Mark, I really appreciate your article, but my view of the industry is quite different from what the industry reports. Perhaps the most concrete fact in the article is that the number of theatrical tickets sold dropped 4.3% But I think that a more important fact is that people are staying away because they are tired of endlessly repeated cliched plots in movies -- typically "attack and revenge", with lots of mindless car crashes and exploding buildings -- and a general lack of original stories. If Hollywood would make better use of the writers that are available, and make movies with more interesting stories, I believe many of us would return more often to the theaters.

Chris Sobieniak said...

I go with Milt's opinion on the matter too. If only they could stop repeating these reboot/remake stuff like crazy, it would be nice to see something 'original' for once or something that would be worth going out to see if they didn't try to release it anywhere else for quite a long while.

Mark Mayerson said...

One of the sad facts of life is that foreign box office is now equal to or greater than North American box office. For instance, Brave grossed $273 million in North America but $470 million worldwide.

If you look at the chart at you will see that very few films have made even half of their total gross in North America. Ice Age: Continental Drift made less than 20% of its gross in North America.

There's little motivation to change things when the films are doing so well around the world. Hollywood always heads towards the money, so while films are successful overseas, they won't change. And if North American theatrical grosses continue to drop, Hollywood will look to squeeze more money out of each release. If that means abandoning theatres for downloads where Hollywood can keep all the money, that's what's going to happen. I'm curious to see how long it's going to take and which studio will be the first to make downloads available the same day as a film premieres in North American theatres.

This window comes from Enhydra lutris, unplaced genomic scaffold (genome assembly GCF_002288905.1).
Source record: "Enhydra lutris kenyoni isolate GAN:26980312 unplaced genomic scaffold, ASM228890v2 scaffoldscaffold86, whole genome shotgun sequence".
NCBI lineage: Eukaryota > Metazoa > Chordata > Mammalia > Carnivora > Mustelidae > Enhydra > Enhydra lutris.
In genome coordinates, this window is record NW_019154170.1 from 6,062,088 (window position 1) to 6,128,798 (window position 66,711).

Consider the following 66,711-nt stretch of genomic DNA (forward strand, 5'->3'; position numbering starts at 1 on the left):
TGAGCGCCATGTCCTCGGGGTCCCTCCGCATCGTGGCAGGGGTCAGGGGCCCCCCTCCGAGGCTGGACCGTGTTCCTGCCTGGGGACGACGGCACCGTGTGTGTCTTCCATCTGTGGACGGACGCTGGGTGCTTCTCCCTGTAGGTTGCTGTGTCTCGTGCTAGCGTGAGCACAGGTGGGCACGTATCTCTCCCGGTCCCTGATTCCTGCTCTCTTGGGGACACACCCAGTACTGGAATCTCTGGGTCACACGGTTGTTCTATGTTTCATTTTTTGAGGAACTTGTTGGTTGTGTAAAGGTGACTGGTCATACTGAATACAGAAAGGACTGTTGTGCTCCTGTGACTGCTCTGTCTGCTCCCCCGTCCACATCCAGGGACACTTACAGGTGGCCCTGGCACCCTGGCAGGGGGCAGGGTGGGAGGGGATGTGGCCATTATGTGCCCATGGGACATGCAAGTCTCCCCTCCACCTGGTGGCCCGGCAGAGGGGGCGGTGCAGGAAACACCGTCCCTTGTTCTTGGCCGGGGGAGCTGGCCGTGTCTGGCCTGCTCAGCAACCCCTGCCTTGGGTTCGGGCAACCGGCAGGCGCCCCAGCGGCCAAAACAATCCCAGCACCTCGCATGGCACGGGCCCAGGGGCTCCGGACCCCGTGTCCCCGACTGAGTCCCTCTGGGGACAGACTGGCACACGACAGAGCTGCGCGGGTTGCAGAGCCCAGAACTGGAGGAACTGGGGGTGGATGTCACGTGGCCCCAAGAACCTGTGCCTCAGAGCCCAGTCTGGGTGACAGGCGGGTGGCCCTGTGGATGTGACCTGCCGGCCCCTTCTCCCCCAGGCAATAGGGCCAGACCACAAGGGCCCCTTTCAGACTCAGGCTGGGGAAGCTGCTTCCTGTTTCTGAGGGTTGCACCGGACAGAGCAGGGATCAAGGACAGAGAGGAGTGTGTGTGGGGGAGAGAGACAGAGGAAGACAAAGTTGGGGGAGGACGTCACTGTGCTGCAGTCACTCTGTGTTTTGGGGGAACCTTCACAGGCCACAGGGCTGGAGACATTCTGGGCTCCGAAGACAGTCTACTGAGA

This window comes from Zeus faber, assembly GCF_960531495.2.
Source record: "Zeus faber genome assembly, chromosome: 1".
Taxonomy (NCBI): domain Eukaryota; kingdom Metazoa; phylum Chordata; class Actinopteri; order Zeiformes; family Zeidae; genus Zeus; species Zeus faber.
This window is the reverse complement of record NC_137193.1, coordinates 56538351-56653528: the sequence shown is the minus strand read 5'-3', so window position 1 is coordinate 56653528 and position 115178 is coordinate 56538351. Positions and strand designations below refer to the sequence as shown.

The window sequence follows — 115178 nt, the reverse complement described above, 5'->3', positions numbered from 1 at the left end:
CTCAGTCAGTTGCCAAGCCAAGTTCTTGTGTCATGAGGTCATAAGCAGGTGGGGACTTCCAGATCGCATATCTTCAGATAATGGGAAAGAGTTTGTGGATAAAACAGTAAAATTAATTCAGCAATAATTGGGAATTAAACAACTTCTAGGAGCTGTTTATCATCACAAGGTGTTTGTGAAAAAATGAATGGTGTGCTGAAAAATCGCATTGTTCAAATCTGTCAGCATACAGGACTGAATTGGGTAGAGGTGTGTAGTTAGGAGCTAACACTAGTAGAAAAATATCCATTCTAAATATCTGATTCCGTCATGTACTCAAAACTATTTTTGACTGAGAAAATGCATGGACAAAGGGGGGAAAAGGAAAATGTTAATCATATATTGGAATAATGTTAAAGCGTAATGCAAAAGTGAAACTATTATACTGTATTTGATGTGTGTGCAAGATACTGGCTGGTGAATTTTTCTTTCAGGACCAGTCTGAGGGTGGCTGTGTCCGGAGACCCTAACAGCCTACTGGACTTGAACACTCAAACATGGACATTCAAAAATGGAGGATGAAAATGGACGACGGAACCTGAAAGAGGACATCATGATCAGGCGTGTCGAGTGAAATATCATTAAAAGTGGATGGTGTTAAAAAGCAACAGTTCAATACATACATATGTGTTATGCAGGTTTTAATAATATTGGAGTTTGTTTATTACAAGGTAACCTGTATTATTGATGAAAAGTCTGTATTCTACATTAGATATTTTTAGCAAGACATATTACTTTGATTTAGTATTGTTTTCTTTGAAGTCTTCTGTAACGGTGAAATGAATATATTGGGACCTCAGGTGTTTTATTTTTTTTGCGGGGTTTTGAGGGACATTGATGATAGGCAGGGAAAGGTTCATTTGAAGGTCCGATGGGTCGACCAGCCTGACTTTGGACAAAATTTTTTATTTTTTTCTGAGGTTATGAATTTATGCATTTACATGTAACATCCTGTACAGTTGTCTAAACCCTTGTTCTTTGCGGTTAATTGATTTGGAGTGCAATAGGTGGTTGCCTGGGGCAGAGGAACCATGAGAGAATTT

Michael Sporn said...

It's nice to see a distributor who says they don't really know what they're doing. Just looking at the Ice Age releases, Fox has had some of their most successful sales with these films, and that includes Ice Age: Continental Drift. The last release did extraordinary well with much more than half their sales coming from Foreign release.

However, by holding back the DVD they're giving up totally on one product to sell another. They've attempted this before on a smaller basis, and it hasn't worked. Netflix tried to make their entire sales a download business, but they still offer downloads.

I can understand Fox trying it with a not-big-seller like Prometheus, but taking a high selling piece like Ice Age, they're cutting off their nose to spite the face. It's foolish.

Charles Kenny said...

I agree Mark, the distribution model is changing, but I sincerely doubt that we'll see a significant change to the current stranglehold of the cinema chains on the studios.

For one, there is simply too much money at stake as far as the studios are concerned. The box office may be down, but it's still a massive market. It's also where films reap a lot of their revenue from; the very best continue to make a profit based on box office receipts alone. No studio in their right mind will give that up and the cinema owners know this.

I also doubt we'll see a significant decrease in the number of cinemas either. Hollywood has harped on for years about how the latest technology will kill them all off. TV was supposed to do it, as were VHS tapes. By all accounts, Hollywood studios and cinemas should have been dead and buried multiple times by now, but here we are in 2012 and they're still knocking around.

The current push for digital projection is just the latest in such developments, and by all accounts Sony has been giving the projectors away for free in return for marketing space and other concessions, so the cost to cinema's themselves is negligible.

Addressing the content aspect is something that cinema owners have to address on their own. It would be nice if they appealed to more niche markets, but at the end of the day, mainstream films have and have always brought in the most people and therefore money.

What cinema owners will discover in the near future is that they will have to start competing on merit alone. Being the only place to view the latest films won't be enough. Once the experience aspect comes to the fore, you can expect service (and likely offerings) to improve. That day is rapidly approaching and many cinemas are not prepared.